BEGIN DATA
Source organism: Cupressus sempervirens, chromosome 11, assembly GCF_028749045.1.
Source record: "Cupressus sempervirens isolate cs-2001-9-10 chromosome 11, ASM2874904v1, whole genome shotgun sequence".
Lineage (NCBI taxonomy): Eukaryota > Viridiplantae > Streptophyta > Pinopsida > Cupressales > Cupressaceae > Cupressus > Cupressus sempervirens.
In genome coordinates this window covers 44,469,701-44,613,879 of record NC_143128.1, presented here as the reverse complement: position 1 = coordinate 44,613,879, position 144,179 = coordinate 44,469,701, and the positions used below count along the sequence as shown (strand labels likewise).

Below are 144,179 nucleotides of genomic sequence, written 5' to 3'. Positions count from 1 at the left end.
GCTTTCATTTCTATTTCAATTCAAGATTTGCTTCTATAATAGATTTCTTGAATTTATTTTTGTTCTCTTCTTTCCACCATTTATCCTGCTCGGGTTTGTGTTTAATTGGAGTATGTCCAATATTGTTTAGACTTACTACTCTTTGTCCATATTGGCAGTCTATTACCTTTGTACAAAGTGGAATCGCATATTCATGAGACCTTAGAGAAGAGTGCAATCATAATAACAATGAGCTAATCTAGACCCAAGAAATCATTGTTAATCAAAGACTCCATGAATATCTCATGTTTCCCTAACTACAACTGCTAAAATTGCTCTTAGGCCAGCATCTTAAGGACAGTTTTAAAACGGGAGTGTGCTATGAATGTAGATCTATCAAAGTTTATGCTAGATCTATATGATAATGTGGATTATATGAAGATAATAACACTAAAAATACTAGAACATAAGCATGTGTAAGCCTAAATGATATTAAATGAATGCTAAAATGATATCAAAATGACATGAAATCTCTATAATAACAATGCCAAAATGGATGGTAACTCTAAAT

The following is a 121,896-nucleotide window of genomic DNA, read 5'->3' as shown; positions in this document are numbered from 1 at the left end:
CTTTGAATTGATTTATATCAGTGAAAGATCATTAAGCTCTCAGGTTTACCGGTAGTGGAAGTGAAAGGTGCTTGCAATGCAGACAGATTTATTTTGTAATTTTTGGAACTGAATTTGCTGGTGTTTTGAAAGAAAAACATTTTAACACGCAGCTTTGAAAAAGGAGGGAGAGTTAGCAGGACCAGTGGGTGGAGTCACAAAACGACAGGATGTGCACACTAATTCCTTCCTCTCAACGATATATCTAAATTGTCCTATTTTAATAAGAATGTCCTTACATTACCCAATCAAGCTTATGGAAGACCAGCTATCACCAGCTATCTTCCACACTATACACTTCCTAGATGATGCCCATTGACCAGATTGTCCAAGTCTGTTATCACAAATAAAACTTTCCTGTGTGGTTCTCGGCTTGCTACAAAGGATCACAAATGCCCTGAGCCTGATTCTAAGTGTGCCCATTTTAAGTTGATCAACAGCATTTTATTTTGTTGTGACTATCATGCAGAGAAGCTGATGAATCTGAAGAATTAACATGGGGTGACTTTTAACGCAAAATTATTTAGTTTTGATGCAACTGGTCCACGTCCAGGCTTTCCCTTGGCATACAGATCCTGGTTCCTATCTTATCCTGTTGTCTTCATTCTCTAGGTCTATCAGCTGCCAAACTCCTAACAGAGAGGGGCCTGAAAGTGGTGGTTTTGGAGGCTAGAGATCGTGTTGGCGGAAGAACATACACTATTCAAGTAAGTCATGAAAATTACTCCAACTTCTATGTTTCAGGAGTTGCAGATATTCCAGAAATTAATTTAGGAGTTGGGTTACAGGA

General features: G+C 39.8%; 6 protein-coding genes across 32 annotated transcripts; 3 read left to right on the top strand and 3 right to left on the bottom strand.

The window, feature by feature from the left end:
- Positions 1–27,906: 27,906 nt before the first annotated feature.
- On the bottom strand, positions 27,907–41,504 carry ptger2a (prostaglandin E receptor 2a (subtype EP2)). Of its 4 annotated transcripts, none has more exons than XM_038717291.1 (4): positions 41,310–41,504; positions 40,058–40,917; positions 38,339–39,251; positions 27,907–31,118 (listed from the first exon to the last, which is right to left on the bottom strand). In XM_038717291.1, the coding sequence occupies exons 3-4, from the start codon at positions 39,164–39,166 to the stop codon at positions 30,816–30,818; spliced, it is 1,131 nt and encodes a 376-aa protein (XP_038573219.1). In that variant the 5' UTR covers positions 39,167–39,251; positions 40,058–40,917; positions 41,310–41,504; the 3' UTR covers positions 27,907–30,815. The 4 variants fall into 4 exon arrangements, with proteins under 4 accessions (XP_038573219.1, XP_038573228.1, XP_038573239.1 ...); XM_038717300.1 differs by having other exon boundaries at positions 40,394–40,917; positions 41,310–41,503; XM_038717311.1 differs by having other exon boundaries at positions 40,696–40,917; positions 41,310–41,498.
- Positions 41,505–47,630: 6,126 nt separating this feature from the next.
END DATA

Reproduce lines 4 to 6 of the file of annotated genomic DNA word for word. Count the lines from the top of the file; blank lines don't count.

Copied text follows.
In genome coordinates this window covers 44,469,701-44,613,879 of record NC_143128.1, presented here as the reverse complement: position 1 = coordinate 44,613,879, position 144,179 = coordinate 44,469,701, and the positions used below count along the sequence as shown (strand labels likewise).

Below are 144,179 nucleotides of genomic sequence, written 5' to 3'. Positions count from 1 at the left end.
GCTTTCATTTCTATTTCAATTCAAGATTTGCTTCTATAATAGATTTCTTGAATTTATTTTTGTTCTCTTCTTTCCACCATTTATCCTGCTCGGGTTTGTGTTTAATTGGAGTATGTCCAATATTGTTTAGACTTACTACTCTTTGTCCATATTGGCAGTCTATTACCTTTGTACAAAGTGGAATCGCATATTCATGAGACCTTAGAGAAGAGTGCAATCATAATAACAATGAGCTAATCTAGACCCAAGAAATCATTGTTAATCAAAGACTCCATGAATATCTCATGTTTCCCTAACTACAACTGCTAAAATTGCTCTTAGGCCAGCATCTTAAGGACAGTTTTAAAACGGGAGTGTGCTATGAATGTAGATCTATCAAAGTTTATGCTAGATCTATATGATAATGTGGATTATATGAAGATAATAACACTAAAAATACTAGAACATAAGCATGTGTAAGCCTAAATGATATTAAATGAATGCTAAAATGATATCAAAATGACATGAAATCTCTATAATAACAATGCCAAAATGGATGGTAACTCTAAAT